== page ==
Everything else Rishi Sunak isn’t the only party leader to have gotten soaked so far - Lib Dem leader Ed Davey did too. (You can insert your own ‘Swimming Here’, ‘Lib Dems buoyant’ or ‘floating voter’ jokes.) Tax online giants to help kids’ mental health, say Lib Dems is their main digital/data line so far.

We’ll be keeping an eye out for manifestos from civil society and others during the campaign - get in touch if you’ve spotted or are publishing something. As well as the civil society Progressive Vision (pamphlet version) and the recently-launched Open Data Institute manifesto, there’s also… OpenUK’s Open Manifesto 2024Seven exponential policies for a new government (Azeem Azhar, Exponential View)… techUK’s general election hubFull Fact’s election live blogFix the digital divide – for good from Good Things Foundation… free refurbished digital devices and training for the digitally excluded, and automatic social tariffs through data matching can be found in the Fabian manifestoCharity sector bodies call on next government to establish ‘civil society charter’ (Civil Society)… and The British Academy calls for next government to strengthen humanities and social sciences to tackle the UK’s biggest challenges. Their manifesto mentions the need for new data infrastructure but also for SHAPE subjects (social sciences, humanities and the arts) to be brought to questions on uses of technology.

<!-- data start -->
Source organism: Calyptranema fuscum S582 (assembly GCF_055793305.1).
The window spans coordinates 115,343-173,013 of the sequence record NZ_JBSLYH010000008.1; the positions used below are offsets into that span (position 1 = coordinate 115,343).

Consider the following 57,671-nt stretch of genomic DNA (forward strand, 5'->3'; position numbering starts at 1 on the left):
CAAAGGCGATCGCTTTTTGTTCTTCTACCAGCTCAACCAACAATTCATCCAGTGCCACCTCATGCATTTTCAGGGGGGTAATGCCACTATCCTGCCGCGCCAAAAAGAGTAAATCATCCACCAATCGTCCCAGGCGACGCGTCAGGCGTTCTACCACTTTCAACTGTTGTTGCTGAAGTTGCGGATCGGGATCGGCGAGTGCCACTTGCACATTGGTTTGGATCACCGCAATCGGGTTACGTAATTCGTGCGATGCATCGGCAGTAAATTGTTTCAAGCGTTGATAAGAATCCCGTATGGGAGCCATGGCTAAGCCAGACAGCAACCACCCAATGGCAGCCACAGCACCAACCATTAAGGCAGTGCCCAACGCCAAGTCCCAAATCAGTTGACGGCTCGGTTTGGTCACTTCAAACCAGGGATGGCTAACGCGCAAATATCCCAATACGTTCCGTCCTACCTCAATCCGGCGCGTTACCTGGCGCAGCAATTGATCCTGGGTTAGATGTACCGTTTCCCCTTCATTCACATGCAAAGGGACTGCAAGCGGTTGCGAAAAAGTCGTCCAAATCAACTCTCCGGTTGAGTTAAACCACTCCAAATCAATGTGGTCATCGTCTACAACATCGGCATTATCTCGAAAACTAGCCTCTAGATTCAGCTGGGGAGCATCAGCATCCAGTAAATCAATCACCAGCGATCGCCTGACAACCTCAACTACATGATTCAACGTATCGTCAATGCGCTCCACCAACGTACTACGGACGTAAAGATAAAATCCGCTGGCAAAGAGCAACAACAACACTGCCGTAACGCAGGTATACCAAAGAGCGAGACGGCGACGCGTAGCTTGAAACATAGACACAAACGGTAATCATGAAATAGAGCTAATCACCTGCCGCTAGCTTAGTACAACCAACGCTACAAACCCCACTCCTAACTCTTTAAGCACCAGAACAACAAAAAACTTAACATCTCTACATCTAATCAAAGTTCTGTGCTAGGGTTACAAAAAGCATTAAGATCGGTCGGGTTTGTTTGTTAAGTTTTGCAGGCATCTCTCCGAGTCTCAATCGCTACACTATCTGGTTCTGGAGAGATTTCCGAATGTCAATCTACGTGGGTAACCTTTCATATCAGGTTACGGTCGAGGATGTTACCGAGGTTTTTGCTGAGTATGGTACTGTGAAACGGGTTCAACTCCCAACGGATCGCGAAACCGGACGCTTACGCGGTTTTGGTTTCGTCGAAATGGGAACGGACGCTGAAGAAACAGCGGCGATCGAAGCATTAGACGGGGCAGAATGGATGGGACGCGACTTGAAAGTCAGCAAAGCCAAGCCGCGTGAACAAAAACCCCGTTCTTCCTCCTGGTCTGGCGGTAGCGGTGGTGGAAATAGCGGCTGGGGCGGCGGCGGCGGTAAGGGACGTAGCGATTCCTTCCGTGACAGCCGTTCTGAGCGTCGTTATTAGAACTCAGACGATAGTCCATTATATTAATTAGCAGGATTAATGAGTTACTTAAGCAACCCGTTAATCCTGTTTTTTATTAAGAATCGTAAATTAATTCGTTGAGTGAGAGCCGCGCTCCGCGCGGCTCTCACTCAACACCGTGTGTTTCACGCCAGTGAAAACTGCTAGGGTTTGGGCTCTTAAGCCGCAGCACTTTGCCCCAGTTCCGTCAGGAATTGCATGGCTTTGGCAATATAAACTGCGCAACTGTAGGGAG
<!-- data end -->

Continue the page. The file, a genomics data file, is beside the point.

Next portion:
More officially, there’s the Cabinet Office Election guidance for civil servants, while the Office for Statistics Regulation also has a hub up and running with guidance.